Making mozzarella at a farm dairy near Altamura: There are more than 400 different cheeses in Italy. Most of them are still made at small farm dairies. And there’s nothing like the taste of fresh mozzarella.
Entering the small, farm dairy at masseria La Selva between Altamura and Matera feels like opening a forgotten page in a history book. In Denmark, 97% of all cheese and dairy products are supplied by a few huge co-operative dairy plants, while the Italians seem to have skipped the industrialization of dairy farming all together. La Selva still produces cheese and milk in a room next door to the stables, where a herd of 30-40 curious cows are munching hay. The distance from farm to fork is nonexistent.
Behind a steamy glass door that marks the entrance to the dairy, Antonio Denora and Pietro di Filippo transform fresh milk into gorgeous cheese. The room is kept immaculately clean and temperatures are monitored closely. Even on a modest scale, cheesemaking is treated with the veneration due to an ancient tradition that is considered part art and part science
Pietro is responsible for separating the milk into curd and whey. In between cleaning duties, he stirs the contents of two steel drums with a long wooden stick, In a box at the back of the room, this mornings production of freshly made scamorza – ie. a kind of strangled, pear-shaped and dried mozzarella – lies immersed in salty water. And at a table in front Antonio flips ricotta into characteristic wanna-be weaved plastic cups. Beside him, a huge white lump of coagulating curd is waiting. And when the last ricotta has been cupped, the mozzarella action starts.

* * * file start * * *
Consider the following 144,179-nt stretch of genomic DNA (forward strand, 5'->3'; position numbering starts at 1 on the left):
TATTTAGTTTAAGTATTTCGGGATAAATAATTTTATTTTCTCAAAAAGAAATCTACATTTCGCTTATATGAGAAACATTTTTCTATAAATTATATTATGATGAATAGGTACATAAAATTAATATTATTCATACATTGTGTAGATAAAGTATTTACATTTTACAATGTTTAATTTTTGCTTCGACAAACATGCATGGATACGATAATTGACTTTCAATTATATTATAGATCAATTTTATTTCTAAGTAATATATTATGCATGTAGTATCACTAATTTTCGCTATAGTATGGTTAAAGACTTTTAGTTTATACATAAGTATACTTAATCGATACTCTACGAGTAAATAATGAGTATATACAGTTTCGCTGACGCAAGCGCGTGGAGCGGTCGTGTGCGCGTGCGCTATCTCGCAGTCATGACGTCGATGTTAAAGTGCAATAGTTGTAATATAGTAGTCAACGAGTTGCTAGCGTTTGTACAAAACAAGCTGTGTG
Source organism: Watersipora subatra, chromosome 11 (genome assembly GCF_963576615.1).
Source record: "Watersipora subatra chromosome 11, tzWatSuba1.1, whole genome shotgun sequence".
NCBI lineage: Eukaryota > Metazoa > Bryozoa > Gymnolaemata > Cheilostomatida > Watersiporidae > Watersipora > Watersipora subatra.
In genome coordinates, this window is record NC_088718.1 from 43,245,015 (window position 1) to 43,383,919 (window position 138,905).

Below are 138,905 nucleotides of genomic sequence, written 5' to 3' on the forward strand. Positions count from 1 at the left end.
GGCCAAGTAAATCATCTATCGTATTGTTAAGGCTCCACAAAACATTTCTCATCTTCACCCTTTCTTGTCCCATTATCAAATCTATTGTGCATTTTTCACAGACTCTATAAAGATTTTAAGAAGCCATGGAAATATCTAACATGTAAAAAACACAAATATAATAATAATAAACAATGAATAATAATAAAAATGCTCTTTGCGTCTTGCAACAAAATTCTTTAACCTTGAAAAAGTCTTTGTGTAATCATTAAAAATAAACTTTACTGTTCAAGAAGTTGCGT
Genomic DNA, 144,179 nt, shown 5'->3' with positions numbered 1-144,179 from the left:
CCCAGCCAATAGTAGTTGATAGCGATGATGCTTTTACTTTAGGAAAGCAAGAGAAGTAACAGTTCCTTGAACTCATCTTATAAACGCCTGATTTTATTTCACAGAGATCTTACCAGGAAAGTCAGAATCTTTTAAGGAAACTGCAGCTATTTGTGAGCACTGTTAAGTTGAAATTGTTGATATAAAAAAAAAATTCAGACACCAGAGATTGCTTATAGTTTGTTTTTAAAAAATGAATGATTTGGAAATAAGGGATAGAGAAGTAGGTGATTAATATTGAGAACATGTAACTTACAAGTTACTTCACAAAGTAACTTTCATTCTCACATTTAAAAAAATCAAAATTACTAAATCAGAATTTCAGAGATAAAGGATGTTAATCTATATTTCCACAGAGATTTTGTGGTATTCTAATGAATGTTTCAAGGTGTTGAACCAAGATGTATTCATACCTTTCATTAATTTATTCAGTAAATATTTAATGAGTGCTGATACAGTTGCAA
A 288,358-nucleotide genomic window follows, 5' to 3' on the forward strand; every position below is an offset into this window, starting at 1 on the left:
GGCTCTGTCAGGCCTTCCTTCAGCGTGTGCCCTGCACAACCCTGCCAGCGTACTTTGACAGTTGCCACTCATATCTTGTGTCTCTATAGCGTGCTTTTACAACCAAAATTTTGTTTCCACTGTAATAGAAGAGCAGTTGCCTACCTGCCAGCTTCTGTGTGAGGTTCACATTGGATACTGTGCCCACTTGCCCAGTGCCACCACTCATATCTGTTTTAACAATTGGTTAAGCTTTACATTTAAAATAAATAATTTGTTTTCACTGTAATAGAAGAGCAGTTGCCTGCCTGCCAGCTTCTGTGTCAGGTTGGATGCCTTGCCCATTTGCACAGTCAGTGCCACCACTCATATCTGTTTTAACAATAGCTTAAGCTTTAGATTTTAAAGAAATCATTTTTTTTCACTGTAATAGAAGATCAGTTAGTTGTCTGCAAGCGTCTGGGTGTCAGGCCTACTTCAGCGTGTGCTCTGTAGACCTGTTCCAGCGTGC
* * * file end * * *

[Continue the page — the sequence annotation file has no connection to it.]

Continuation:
With a long, long knife, Antonio vigorously chops up the curdy mass on the table. The lumps are mixed with almost boiling water and then the mass is stretched and kneaded to a smooth, shiny pasty that pops up through thumb and forefinger as a ball.
The process is accomplished with surprising elegance and ease and less than 10 minutes later, fresh mozzarellas are ready for delivery at the restaurants in Altamura that purchase the small caseificio’s entire production. But first we are offered a finger taste of the still warm mozzarella or fior di latte, as it should rightfully be called when it’s based on cow’s milk. And needless to say the freshness and taste is absolutely unforgettable.
The dairy is one of many activities at masseria La Selva, which also houses the “Sinergie” group working for cultural exchange and the preservation and restoration of Puglian art heritage. A story, I’ll save for another day.
More on making mozzarella and other Italian cheeses